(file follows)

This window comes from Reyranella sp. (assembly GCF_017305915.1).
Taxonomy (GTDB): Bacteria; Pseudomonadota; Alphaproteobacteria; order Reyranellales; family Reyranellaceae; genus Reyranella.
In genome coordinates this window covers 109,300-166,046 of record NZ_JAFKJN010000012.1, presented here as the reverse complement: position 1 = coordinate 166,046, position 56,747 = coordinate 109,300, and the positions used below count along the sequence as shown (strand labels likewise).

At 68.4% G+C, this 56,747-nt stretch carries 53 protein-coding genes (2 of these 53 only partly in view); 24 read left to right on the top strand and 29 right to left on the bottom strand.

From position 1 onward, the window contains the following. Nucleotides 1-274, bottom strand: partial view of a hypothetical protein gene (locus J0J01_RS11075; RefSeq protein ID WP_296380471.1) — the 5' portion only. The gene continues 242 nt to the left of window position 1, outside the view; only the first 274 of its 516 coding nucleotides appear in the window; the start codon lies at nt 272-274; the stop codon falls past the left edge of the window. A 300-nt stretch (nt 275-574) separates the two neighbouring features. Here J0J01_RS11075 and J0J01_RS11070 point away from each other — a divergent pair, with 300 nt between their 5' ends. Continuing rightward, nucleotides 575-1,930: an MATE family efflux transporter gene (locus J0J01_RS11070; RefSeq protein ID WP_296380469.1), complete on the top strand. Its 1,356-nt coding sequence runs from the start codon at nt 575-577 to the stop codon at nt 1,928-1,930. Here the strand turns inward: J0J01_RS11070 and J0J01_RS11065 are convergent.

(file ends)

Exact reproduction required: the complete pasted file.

This window comes from Reyranella sp. (assembly GCF_017305915.1).
Taxonomy (GTDB): Bacteria; Pseudomonadota; Alphaproteobacteria; order Reyranellales; family Reyranellaceae; genus Reyranella.
In genome coordinates this window covers 109,300-166,046 of record NZ_JAFKJN010000012.1, presented here as the reverse complement: position 1 = coordinate 166,046, position 56,747 = coordinate 109,300, and the positions used below count along the sequence as shown (strand labels likewise).

At 68.4% G+C, this 56,747-nt stretch carries 53 protein-coding genes (2 of these 53 only partly in view); 24 read left to right on the top strand and 29 right to left on the bottom strand.

From position 1 onward, the window contains the following. Nucleotides 1-274, bottom strand: partial view of a hypothetical protein gene (locus J0J01_RS11075; RefSeq protein ID WP_296380471.1) — the 5' portion only. The gene continues 242 nt to the left of window position 1, outside the view; only the first 274 of its 516 coding nucleotides appear in the window; the start codon lies at nt 272-274; the stop codon falls past the left edge of the window. A 300-nt stretch (nt 275-574) separates the two neighbouring features. Here J0J01_RS11075 and J0J01_RS11070 point away from each other — a divergent pair, with 300 nt between their 5' ends. Continuing rightward, nucleotides 575-1,930: an MATE family efflux transporter gene (locus J0J01_RS11070; RefSeq protein ID WP_296380469.1), complete on the top strand. Its 1,356-nt coding sequence runs from the start codon at nt 575-577 to the stop codon at nt 1,928-1,930. Here the strand turns inward: J0J01_RS11070 and J0J01_RS11065 are convergent.